US 10-Year Treasury Yield Hits 1.9% as German 10-Year Bund Trades in Positive Territory for the First Time Since 2019; UK Inflation Hits 30-Year High

January 19, 2022 5:38 AM EST
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The selloff in bonds across the globe has accelerated this morning with the German 10-year bund finally returning to positive territory. The last time it traded above zero was May 2019.

The rise in bond yields across the globe comes on the heels of central banks preparing to start hiking rates.

“Bonds yields everywhere are in the crosshairs. It’s very much not being led by Europe ... I don’t think we are looking at a Eurocentric repricing here. It’s more of just the usual correlation we see between government bond markets and the big move higher we’re seeing in Treasury yields,” James Athey, senior investment manager at Aberdeen Standard Investments, told CNBC.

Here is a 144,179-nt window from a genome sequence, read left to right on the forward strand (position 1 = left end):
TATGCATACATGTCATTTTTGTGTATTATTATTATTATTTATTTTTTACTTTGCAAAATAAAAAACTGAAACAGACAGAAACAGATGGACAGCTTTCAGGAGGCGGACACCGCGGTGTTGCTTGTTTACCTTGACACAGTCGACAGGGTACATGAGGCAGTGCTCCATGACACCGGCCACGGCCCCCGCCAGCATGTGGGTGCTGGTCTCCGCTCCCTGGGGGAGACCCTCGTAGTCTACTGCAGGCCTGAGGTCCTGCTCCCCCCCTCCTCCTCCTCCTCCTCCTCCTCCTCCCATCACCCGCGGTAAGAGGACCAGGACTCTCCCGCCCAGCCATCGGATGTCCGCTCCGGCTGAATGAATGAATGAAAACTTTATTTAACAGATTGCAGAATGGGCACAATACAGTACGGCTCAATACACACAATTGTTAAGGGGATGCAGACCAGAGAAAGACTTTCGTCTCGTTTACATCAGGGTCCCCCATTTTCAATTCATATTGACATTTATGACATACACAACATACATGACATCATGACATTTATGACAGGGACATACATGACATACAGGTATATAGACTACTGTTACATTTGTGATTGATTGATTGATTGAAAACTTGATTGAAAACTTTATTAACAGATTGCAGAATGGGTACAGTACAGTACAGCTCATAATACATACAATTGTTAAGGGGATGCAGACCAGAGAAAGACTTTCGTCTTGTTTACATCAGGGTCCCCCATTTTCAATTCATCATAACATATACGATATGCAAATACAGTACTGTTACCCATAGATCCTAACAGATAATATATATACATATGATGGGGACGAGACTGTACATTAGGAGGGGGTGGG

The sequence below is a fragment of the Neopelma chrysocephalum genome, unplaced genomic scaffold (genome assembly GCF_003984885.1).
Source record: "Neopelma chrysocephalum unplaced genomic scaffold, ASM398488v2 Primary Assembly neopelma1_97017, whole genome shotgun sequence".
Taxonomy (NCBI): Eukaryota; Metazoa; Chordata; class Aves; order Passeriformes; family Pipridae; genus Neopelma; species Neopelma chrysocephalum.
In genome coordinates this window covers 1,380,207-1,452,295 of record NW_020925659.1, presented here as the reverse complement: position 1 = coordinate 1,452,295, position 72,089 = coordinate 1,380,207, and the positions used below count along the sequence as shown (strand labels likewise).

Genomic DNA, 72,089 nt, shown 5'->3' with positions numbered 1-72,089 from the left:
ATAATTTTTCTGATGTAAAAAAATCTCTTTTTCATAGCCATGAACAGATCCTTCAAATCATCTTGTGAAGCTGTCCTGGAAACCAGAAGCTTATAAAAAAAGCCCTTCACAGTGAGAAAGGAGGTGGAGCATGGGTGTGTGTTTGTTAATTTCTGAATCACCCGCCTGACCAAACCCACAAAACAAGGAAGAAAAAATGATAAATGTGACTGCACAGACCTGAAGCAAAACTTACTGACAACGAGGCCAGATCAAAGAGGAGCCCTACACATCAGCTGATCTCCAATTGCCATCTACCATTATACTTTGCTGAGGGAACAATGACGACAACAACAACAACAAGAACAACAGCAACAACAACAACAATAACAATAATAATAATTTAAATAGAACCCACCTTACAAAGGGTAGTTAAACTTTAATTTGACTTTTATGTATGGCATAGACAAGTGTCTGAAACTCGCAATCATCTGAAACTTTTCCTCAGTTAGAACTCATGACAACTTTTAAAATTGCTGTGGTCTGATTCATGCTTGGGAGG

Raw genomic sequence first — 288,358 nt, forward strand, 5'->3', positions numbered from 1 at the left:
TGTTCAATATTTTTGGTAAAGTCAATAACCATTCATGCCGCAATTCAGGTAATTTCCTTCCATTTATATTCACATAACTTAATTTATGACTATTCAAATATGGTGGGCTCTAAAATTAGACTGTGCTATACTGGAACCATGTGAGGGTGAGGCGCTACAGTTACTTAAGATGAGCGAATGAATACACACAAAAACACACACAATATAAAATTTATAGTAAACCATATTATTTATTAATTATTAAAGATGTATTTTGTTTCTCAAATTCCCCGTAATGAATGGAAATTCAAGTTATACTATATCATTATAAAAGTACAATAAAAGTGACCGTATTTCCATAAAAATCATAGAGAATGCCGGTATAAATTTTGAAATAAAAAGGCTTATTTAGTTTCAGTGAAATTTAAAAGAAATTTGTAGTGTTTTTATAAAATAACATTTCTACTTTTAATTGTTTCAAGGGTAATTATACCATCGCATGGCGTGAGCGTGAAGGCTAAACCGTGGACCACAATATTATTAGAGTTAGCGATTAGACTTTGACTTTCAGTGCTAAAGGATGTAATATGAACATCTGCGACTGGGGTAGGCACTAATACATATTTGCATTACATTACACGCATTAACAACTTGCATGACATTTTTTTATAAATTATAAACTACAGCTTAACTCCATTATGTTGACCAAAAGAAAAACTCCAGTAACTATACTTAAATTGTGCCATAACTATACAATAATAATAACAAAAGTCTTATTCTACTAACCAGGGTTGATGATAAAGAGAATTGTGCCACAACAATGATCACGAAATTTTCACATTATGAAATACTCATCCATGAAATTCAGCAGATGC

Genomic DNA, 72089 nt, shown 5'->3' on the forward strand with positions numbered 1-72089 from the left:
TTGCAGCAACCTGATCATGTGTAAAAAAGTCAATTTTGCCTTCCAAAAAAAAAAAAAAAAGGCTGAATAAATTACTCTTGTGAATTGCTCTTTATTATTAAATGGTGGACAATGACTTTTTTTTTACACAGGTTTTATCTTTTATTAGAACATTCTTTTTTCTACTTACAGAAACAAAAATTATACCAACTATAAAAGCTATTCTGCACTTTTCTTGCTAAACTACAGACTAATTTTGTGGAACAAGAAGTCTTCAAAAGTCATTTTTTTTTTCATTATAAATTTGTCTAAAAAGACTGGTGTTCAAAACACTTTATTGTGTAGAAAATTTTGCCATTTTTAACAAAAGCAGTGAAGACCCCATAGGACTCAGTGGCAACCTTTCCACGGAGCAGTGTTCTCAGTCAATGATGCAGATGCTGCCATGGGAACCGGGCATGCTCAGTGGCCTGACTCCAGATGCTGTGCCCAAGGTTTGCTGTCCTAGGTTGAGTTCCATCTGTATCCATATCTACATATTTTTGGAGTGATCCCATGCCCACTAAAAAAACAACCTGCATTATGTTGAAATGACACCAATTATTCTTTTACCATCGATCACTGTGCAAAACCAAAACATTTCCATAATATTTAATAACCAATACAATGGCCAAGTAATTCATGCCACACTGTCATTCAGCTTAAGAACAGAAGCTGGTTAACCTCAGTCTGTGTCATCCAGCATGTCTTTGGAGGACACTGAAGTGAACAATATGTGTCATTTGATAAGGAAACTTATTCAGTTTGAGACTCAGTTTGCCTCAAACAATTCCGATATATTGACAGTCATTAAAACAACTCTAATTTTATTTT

In the UK, the annualized inflation rate hit 5.4%, the highest level seen since March 1992 and up from 5.1% in November.

The BoE has already raised the benchmark interest rate by 15-basis points to 0.25% in December. The next policy meeting is in the first week of February.

In the meantime, the US 10-year yield hit 1.9% this morning before retracing to trade around 1.88%. Another leg higher is likely to extend the selloff in high-growth tech stocks and accelerate the growth-to-value rotation that has been seen in recent weeks.

By Senad Karaahmetovic | [email protected]



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Senad Karaahmetovic